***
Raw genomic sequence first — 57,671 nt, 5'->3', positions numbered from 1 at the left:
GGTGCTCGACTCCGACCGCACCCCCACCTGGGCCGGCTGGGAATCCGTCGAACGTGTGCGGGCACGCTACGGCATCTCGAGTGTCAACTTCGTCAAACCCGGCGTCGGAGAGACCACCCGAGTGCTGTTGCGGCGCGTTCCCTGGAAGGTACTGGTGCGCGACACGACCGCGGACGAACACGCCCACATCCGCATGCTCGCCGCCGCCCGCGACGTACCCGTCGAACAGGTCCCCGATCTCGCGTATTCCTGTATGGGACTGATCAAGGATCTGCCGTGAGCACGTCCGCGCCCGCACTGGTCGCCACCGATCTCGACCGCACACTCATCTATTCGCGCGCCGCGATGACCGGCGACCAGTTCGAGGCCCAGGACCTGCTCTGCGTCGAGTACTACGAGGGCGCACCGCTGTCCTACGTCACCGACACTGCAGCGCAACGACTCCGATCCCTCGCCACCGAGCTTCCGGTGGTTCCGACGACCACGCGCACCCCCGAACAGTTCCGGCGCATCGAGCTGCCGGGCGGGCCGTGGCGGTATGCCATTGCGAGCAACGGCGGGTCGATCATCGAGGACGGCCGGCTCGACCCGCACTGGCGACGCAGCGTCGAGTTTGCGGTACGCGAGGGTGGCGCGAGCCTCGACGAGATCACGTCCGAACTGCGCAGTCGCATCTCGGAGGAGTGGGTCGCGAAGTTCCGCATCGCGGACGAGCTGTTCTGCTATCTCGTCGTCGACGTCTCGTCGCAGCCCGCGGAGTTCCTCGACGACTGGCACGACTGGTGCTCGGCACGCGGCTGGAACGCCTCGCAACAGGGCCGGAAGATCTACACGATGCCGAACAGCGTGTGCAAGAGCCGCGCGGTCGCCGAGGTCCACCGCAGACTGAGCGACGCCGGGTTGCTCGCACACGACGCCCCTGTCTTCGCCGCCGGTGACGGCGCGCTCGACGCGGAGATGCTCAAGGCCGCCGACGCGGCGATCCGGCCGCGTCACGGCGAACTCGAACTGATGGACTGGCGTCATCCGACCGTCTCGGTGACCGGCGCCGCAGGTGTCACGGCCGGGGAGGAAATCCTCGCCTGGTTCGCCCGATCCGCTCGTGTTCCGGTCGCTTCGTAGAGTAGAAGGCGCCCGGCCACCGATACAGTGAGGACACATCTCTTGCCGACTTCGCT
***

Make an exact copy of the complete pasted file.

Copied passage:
Raw genomic sequence first — 57,671 nt, 5'->3', positions numbered from 1 at the left:
GGTGCTCGACTCCGACCGCACCCCCACCTGGGCCGGCTGGGAATCCGTCGAACGTGTGCGGGCACGCTACGGCATCTCGAGTGTCAACTTCGTCAAACCCGGCGTCGGAGAGACCACCCGAGTGCTGTTGCGGCGCGTTCCCTGGAAGGTACTGGTGCGCGACACGACCGCGGACGAACACGCCCACATCCGCATGCTCGCCGCCGCCCGCGACGTACCCGTCGAACAGGTCCCCGATCTCGCGTATTCCTGTATGGGACTGATCAAGGATCTGCCGTGAGCACGTCCGCGCCCGCACTGGTCGCCACCGATCTCGACCGCACACTCATCTATTCGCGCGCCGCGATGACCGGCGACCAGTTCGAGGCCCAGGACCTGCTCTGCGTCGAGTACTACGAGGGCGCACCGCTGTCCTACGTCACCGACACTGCAGCGCAACGACTCCGATCCCTCGCCACCGAGCTTCCGGTGGTTCCGACGACCACGCGCACCCCCGAACAGTTCCGGCGCATCGAGCTGCCGGGCGGGCCGTGGCGGTATGCCATTGCGAGCAACGGCGGGTCGATCATCGAGGACGGCCGGCTCGACCCGCACTGGCGACGCAGCGTCGAGTTTGCGGTACGCGAGGGTGGCGCGAGCCTCGACGAGATCACGTCCGAACTGCGCAGTCGCATCTCGGAGGAGTGGGTCGCGAAGTTCCGCATCGCGGACGAGCTGTTCTGCTATCTCGTCGTCGACGTCTCGTCGCAGCCCGCGGAGTTCCTCGACGACTGGCACGACTGGTGCTCGGCACGCGGCTGGAACGCCTCGCAACAGGGCCGGAAGATCTACACGATGCCGAACAGCGTGTGCAAGAGCCGCGCGGTCGCCGAGGTCCACCGCAGACTGAGCGACGCCGGGTTGCTCGCACACGACGCCCCTGTCTTCGCCGCCGGTGACGGCGCGCTCGACGCGGAGATGCTCAAGGCCGCCGACGCGGCGATCCGGCCGCGTCACGGCGAACTCGAACTGATGGACTGGCGTCATCCGACCGTCTCGGTGACCGGCGCCGCAGGTGTCACGGCCGGGGAGGAAATCCTCGCCTGGTTCGCCCGATCCGCTCGTGTTCCGGTCGCTTCGTAGAGTAGAAGGCGCCCGGCCACCGATACAGTGAGGACACATCTCTTGCCGACTTCGCT